Reinventing myself- again

Great resource for expat partners that need to reinvent themselves when moving abroad. See www.careerinyoursuitcase.com

Great resource for expat partners that need to reinvent themselves when moving abroad. See www.careerinyoursuitcase.com

The clock is ticking. Nine weeks until the arrival of Beijing baby number 2. And 4,5 months until DB-Day, Departing Beijing Day. Mr Copat’s contract ended a while back, and we will be relocating to a tropical oily backwater after the birth. One person told me she already said goodbye to me mentally.But I’m not ready for departure yet.

Instead, I’ve made a few new friends here in the past week. A welcome change given that all my old friends have either left Beijing or are on holiday for the summer. One is even my new blog buddy! Hence this post. Thanks A Cuppa Ti!

Of course, the upcoming move brings lots of advantages. Clean air! Summer clothes only! Our own pool! But it also means saying goodbye to a beloved city with its myriad opportunities and discoveries, dear friends and special memories- starting my motherhood journey first and foremost. And quitting my job, again.

It is time to reinvent myself- again. In order to prepare for my move, I’ve recently embarked on a coaching journey. To become a professional coach myself that is to say. More about that later. The upcoming move has also made me look back at how I prepared for this move. Here’s some resources that may help you prepare for restarting your career abroad:

  • Career in my Suitcase- Jo Parfitt: this book helped me tremendously 3 years ago, when I was preparing to move to Beijing. Rather than looking at what you are losing, it makes you explore the opportunities that you have, making use of your strengths to create a portable career. I am planning time to re-do some of the exercises before departing.
  • A Portable Identity- Debra Bryson and Charice Hoge. If you have never lost a job before, you may be totally unprepared for the negative emotions that will come up when you move abroad without a job. How do you define yourself when you do not have a (paid) job? This book may help you find an answer.
  • Talk to people who have done this before- This can be really insightful. Through volunteering with my husband’s company, I had the opportunity to interview inspiring women (and the occasional man) who had been expat partners for years. They did not sit around drinking coffee and moan about the air pollution. They started new universities, did PhD’s, wrote books, were volunteer museum guides, became successful photographers or yoga teachers. One Mum in my baby group recently opened Little Oasis, a fantastic family club, right here in Beijing. Allow yourself to get inspired.

I held myself back in my professional development some time because of the idea of my lack of work permit in Beijing, rather than the actual situation which is that there are always things to do, wherever you are. Don’t be put off by your official status, many new opportunities may present themselves. Perhaps unpaid, perhaps on a different path than you trained in. It may be hard work, but you can make it happen. And don’t overlook the fact that not working means getting to spend more time with your family. Because that is one thing that my coaching journey reminded me of: the importance of my loved ones ♥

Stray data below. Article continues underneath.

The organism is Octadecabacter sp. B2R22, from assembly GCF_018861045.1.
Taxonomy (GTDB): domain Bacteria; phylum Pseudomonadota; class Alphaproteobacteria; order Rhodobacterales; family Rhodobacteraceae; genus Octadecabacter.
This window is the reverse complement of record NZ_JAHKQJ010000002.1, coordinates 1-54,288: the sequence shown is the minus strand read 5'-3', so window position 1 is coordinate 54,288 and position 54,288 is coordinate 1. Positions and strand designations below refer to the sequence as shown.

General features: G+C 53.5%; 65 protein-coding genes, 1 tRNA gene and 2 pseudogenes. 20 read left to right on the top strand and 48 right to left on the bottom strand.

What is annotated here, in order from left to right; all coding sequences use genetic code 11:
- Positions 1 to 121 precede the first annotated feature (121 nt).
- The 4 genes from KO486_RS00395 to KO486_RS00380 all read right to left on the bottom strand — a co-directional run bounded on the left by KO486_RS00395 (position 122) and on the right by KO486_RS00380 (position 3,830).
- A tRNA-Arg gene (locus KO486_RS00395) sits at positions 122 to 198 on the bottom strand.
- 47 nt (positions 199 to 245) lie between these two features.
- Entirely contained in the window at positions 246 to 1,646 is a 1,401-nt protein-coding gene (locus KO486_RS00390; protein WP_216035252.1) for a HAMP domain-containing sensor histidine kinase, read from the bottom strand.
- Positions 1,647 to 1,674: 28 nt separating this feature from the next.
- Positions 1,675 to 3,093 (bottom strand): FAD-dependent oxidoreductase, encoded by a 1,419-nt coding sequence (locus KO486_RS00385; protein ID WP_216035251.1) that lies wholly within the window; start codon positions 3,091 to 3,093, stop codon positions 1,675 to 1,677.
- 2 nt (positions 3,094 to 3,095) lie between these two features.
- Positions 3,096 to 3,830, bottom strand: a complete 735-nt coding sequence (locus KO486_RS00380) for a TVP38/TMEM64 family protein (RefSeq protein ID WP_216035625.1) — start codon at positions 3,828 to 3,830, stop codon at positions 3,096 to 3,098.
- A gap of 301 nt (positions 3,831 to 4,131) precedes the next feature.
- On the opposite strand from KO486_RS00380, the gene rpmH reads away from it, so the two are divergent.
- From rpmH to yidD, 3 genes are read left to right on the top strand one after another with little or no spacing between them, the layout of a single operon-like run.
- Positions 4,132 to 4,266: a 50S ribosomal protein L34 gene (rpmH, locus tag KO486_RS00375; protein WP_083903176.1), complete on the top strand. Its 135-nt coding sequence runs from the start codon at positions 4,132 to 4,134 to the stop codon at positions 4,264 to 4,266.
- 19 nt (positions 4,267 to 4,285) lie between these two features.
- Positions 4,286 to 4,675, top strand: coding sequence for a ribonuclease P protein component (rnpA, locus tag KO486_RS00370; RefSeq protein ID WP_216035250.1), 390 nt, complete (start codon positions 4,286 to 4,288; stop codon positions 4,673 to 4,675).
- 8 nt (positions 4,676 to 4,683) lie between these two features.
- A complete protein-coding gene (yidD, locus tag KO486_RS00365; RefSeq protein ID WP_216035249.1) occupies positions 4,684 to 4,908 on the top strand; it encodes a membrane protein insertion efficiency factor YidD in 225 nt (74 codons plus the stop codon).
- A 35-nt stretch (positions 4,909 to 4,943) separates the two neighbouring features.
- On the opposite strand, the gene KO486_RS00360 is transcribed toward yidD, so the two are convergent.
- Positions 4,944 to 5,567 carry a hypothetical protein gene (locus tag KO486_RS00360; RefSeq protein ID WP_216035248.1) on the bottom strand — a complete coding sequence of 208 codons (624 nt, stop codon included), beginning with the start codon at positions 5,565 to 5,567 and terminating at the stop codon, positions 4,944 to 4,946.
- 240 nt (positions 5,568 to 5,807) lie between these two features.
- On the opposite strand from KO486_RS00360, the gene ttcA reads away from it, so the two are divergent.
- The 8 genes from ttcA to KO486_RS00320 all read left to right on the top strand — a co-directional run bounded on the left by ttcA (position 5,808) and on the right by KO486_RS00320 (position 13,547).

Expat DNA?

Expat DNA

Interesting infograph, but where are patience and sense of humour?

Just came accross this visual via Iwasanexpatwife- Do you have Expat DNA? Factors include (obviously) the ability to adapt to change and enjoying the life like locals do (eating, going about). Interestingly, it explicitly excludes being well travelled- I thought this was certainly beneficial to expats, as it has exposed them to other cultures.

What I miss in the graph is patience and good humour (or at least the ability to remain smiling in stressful circumstances). I think to be succesful as an expat these qualities can make or break your expat experience. Here in China, patience is needed when trying to figure out what people mean and you are not sure what is happening. A smile will help more than becoming upset or angry. Then again, these qualities also come in handy at home, right?

Beijing Change

Beijing in 1947

Beijing has changed tremendously since Ukranian Dmitri Kessel took this picture in 1947.

After one year of living in China, there is one word I associate with this country: change. Changes happen here at a speed and on a scale that is unknown to Europe. That is not to say that changes are not carefully planned, yet things can literally change overnight here. For example, a shop that is open one day has disappeared the next.

This week I saw pictures of Beijing in 1947. So much has changed in the streets of this city. Ten years ago, or even three years ago things looked very different. Most of the CDB landmark office and popular expat compounds were not yet built, nor was Sanlitun Village or Soho. A visit to the Beijing Urban Planning Hall shows that more changes are ahead. Luckily, the government is now protecting some hutongs, where you can still feel the spirit of old Beijing. Sometimes I pass a lao Beijingren in the street and think about what this little old man or lady has seen and experienced. I can only begin to imagine, but these pictures give an impression of what their world was like.